“A major part of the challenge U.S. officials have faced in international negotiations on these issues is that they haven’t had a model of digital governance and talking points to articulate it,” said ITIF President Robert D. Atkinson, who authored the report. “What does the United States want? For many years, the answer was open markets, international trade, less regulation, greater economic integration, and the rule of law, because we thought those would benefit both the United States and the world. That basic framing may have worked before China became a systemic competitor and adversary, before Russia and others became systemic bad actors, and before the EU and many developing states embraced digital protectionism. But it won’t work now. Today’s world calls for digital realpolitik.”

The report provides an analysis of why leadership in IT and digital technology matters. It summarizes the strategies and progress of key nations and groups of nations, including the United States, China, the EU, Japan, the Four Asian Tigers (South Korea, Taiwan, Singapore, and Hong Kong), developing nations generally, and disruptive nations such as Russia. It then enumerates a series of undesirable scenarios that could unfold in the absence of a grand strategy, followed by four desirable scenarios that a U.S. grand strategy should pursue:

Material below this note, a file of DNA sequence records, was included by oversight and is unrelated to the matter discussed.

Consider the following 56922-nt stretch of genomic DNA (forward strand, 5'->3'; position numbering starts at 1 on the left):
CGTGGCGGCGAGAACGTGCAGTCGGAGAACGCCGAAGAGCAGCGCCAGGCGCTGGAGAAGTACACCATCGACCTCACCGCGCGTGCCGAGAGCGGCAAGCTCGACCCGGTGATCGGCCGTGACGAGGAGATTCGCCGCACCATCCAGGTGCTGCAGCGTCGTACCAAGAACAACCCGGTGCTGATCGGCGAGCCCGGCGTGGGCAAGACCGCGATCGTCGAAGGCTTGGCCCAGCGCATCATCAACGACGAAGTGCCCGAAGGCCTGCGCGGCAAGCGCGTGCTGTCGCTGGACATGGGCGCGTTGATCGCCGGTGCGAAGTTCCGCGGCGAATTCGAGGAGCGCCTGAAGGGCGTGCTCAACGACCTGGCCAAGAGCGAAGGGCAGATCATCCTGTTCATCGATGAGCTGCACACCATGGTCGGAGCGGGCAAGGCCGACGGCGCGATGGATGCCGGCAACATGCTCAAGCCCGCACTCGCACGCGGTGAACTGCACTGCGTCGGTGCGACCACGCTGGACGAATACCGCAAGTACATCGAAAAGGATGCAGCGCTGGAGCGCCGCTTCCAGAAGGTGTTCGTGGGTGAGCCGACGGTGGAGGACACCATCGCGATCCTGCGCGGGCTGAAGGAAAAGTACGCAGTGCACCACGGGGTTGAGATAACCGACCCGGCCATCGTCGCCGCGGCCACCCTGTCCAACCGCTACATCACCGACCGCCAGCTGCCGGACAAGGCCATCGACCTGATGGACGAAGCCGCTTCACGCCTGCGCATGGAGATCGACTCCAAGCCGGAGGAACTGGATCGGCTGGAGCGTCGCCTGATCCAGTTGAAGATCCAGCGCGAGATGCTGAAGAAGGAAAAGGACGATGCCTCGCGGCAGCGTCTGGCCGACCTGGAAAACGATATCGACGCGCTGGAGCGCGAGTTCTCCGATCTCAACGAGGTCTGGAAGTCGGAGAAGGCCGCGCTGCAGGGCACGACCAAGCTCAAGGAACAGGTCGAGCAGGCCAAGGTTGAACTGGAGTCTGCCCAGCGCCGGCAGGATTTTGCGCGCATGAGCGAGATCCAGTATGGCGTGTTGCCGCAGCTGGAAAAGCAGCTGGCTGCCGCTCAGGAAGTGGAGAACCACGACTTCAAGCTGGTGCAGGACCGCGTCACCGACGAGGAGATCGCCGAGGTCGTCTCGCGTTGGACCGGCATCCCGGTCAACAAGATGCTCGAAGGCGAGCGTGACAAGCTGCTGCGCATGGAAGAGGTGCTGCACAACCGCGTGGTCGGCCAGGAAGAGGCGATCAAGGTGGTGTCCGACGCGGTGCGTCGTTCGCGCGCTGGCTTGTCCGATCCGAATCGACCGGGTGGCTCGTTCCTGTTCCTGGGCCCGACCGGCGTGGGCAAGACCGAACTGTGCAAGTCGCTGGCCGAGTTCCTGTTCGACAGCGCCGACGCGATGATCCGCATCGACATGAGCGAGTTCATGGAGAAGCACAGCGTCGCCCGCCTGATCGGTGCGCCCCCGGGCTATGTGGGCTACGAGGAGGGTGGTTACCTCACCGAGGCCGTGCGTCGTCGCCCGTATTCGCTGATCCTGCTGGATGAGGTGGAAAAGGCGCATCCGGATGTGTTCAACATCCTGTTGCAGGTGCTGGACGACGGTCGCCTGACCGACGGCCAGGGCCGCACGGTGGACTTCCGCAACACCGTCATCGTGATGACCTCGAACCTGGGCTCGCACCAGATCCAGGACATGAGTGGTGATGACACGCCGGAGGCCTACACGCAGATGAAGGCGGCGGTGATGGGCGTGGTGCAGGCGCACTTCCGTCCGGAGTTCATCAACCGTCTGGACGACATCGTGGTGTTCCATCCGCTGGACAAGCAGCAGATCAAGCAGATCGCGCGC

1. The United States, EU, and non-aligned nations should isolate, punish, and defend against IT and digital “scofflaws,” such as Russia.
  2. The United States should form an Anglo-American (and friends) alliance to push back against Chinese innovation mercantilism.
  3. If possible, this alliance should be expanded to include the EU and non-aligned nations to cooperate against China.
  4. The U.S. approach prevails in developing markets.